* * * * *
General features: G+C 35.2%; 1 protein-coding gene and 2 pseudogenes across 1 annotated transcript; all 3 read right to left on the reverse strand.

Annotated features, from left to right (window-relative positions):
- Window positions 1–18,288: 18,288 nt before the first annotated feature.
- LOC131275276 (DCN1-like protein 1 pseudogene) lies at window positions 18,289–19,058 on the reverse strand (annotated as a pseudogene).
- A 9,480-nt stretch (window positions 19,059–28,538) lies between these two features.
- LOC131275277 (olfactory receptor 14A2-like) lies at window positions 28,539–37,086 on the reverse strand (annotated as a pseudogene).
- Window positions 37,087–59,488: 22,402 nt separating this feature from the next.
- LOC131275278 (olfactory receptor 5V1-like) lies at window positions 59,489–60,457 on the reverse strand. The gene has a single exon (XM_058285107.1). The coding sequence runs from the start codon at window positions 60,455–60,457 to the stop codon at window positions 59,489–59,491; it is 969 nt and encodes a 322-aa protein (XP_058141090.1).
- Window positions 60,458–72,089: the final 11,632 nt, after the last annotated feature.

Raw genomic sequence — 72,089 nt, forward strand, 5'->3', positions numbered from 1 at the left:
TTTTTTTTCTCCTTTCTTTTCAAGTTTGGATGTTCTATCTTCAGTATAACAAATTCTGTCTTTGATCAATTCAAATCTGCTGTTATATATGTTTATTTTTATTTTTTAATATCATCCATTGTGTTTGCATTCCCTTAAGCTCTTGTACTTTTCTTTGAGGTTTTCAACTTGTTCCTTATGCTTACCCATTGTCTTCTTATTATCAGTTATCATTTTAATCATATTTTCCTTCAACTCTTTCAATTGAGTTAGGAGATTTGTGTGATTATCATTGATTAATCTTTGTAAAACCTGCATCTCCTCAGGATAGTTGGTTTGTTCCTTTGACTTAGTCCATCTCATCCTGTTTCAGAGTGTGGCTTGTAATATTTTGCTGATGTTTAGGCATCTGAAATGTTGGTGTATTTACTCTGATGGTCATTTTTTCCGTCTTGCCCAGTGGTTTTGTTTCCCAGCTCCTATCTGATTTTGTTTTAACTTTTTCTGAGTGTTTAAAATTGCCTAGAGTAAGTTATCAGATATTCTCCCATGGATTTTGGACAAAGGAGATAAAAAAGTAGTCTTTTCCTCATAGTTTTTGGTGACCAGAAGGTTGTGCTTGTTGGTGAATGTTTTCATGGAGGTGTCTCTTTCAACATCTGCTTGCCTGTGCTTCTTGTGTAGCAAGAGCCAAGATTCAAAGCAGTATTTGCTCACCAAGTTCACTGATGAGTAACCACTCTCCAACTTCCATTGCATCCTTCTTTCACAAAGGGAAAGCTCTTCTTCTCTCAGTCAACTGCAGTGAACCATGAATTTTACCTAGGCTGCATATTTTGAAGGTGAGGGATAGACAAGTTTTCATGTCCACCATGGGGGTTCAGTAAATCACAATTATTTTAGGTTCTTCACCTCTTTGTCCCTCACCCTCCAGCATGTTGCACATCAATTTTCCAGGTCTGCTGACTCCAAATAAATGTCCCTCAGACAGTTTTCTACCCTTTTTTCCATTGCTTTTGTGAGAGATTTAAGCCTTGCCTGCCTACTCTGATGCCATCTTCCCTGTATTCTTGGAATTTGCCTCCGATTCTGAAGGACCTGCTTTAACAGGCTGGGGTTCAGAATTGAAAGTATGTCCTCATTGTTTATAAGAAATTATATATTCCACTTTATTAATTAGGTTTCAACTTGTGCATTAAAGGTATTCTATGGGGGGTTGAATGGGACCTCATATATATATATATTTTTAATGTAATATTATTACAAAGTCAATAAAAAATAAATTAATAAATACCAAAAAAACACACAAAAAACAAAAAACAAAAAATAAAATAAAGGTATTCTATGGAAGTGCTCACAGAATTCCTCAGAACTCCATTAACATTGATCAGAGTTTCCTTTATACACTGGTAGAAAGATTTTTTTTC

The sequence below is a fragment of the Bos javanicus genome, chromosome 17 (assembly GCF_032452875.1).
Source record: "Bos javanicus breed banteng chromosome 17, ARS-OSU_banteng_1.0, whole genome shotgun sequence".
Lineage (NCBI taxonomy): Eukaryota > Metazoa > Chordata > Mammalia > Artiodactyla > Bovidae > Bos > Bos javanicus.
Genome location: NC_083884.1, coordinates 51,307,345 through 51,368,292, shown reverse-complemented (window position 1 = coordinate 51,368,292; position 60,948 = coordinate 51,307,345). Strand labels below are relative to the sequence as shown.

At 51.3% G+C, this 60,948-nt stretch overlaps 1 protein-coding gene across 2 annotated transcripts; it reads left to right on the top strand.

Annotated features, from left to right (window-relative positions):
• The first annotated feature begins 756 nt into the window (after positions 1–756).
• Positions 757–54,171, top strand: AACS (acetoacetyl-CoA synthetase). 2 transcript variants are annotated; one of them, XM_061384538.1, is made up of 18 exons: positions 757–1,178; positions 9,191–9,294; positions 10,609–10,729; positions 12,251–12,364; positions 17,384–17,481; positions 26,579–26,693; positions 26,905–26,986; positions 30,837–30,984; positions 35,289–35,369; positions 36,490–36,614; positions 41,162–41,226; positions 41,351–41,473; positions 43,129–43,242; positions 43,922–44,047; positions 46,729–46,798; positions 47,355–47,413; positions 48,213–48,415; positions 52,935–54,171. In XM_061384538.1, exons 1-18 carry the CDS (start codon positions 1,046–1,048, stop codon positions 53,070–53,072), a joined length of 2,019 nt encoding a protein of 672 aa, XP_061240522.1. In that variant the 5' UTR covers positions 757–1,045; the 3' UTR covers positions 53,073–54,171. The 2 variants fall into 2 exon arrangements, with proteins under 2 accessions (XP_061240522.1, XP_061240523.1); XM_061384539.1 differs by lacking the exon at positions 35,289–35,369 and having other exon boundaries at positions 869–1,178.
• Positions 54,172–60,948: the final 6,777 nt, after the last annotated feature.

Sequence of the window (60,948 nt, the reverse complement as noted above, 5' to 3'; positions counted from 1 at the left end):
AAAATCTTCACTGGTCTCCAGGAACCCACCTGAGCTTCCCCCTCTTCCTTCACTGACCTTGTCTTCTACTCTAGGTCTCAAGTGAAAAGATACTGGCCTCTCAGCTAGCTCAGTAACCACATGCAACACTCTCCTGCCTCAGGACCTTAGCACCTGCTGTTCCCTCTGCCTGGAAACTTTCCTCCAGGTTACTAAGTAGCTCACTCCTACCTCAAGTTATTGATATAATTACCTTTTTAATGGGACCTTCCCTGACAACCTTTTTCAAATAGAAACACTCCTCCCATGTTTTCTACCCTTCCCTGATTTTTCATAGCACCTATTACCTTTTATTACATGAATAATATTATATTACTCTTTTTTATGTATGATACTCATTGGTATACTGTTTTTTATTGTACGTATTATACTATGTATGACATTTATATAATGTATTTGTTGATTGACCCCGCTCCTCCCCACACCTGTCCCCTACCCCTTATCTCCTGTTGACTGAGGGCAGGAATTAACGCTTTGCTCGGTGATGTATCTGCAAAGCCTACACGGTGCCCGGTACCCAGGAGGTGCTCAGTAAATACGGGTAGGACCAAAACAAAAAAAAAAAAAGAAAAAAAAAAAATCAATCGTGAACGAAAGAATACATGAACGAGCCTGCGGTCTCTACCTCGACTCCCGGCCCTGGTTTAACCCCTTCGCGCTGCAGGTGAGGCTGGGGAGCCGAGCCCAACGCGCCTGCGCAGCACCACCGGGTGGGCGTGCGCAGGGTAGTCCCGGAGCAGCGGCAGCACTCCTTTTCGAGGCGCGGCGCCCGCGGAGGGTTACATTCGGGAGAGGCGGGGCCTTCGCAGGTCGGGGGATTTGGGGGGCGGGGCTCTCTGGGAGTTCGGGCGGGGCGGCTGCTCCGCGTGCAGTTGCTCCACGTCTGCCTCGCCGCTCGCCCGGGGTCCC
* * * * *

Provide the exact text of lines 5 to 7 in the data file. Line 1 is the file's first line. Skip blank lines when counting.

- A 9,480-nt stretch (window positions 19,059–28,538) lies between these two features.
- LOC131275277 (olfactory receptor 14A2-like) lies at window positions 28,539–37,086 on the reverse strand (annotated as a pseudogene).
- Window positions 37,087–59,488: 22,402 nt separating this feature from the next.